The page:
To make stuff constrained and rigid you just have to use parts like shoulder screws and make sure that you have plenty of bracing. Bracing can come in the form of spacer boxing in crucial areas and boxing a c-channel with another c-channel in areas that must not twist. I will post here a picture of my extremely rigid drivetrain from last year. One thing I would generally avoid is connecting major structures by stuff like standoffs because they are subject to loosening by vibration (loctite could negate this) and can bend the metal somewhat easily if hit. They have their roles though so don’t be afraid to try them.
Also about build speed good build quality in CAD should make it easy to build in physical form. If the robot is 100% finishes in CAD, then building should only take about 8 hours depending on your speed.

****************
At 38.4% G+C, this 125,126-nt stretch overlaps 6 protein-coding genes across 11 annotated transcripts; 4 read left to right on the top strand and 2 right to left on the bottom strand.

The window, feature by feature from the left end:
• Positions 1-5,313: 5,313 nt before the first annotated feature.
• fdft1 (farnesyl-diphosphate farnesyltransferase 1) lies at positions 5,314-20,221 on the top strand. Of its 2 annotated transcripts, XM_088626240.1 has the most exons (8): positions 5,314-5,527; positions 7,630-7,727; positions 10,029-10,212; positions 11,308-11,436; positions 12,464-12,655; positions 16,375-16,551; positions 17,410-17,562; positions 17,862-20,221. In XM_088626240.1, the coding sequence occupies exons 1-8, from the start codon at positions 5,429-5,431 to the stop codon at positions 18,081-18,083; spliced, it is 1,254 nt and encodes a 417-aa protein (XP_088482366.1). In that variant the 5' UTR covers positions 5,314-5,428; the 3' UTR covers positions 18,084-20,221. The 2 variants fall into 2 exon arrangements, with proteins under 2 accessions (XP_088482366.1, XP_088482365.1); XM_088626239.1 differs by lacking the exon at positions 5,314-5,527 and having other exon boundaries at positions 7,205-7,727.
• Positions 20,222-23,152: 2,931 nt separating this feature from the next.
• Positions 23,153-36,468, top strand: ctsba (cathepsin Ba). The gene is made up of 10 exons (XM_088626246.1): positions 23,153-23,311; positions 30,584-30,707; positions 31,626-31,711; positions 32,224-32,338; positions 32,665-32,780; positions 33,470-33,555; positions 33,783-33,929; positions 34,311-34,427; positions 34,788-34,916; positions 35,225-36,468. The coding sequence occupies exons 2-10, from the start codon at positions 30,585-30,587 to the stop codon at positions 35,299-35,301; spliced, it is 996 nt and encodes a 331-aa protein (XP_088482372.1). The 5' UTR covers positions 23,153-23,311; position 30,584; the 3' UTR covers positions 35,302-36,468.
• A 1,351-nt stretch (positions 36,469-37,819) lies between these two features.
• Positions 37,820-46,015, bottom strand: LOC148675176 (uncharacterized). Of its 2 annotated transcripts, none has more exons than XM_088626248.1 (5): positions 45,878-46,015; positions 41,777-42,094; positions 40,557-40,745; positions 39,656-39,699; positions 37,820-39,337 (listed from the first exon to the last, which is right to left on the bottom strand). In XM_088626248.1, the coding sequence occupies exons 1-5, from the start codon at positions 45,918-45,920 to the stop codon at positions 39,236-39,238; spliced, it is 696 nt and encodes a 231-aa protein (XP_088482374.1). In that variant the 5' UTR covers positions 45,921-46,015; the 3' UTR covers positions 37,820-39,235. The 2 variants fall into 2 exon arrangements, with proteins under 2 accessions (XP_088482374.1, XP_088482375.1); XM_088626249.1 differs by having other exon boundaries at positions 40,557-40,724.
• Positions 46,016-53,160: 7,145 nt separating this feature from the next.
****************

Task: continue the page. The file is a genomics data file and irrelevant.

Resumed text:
My team used to take 2-3 months to get a halfway working design cause nobody at my school knew anything about CAD. We’d get subpar robots and have no time for anything else. CAD and knowledge from the forum is what is saving me this year now that I’m down to nearly a team of 1.
The red circles represent everywhere there is spacer boxing. This robot’s drive was built in about 3 days of work from 2 people without any CAD (didn’t know it then). Just by these pieces of bracing it is essentially 100% rigid (I cannot make anything flex using my hands) and far sturdier than necessary. Sure it would get damaged if it fell off a table or got hit by something, but nothing that will appear in competition can affect it. The screws are tightened enough that I highly doubt pieces would get out of true even after many competitions.
You could alleviate not having enough testing time by trying to keep robot subsystems modular and easily upgraded. That way upgrading it is easy and most of the time the programmers can have the bot. Subsystems can be developed off of the bot.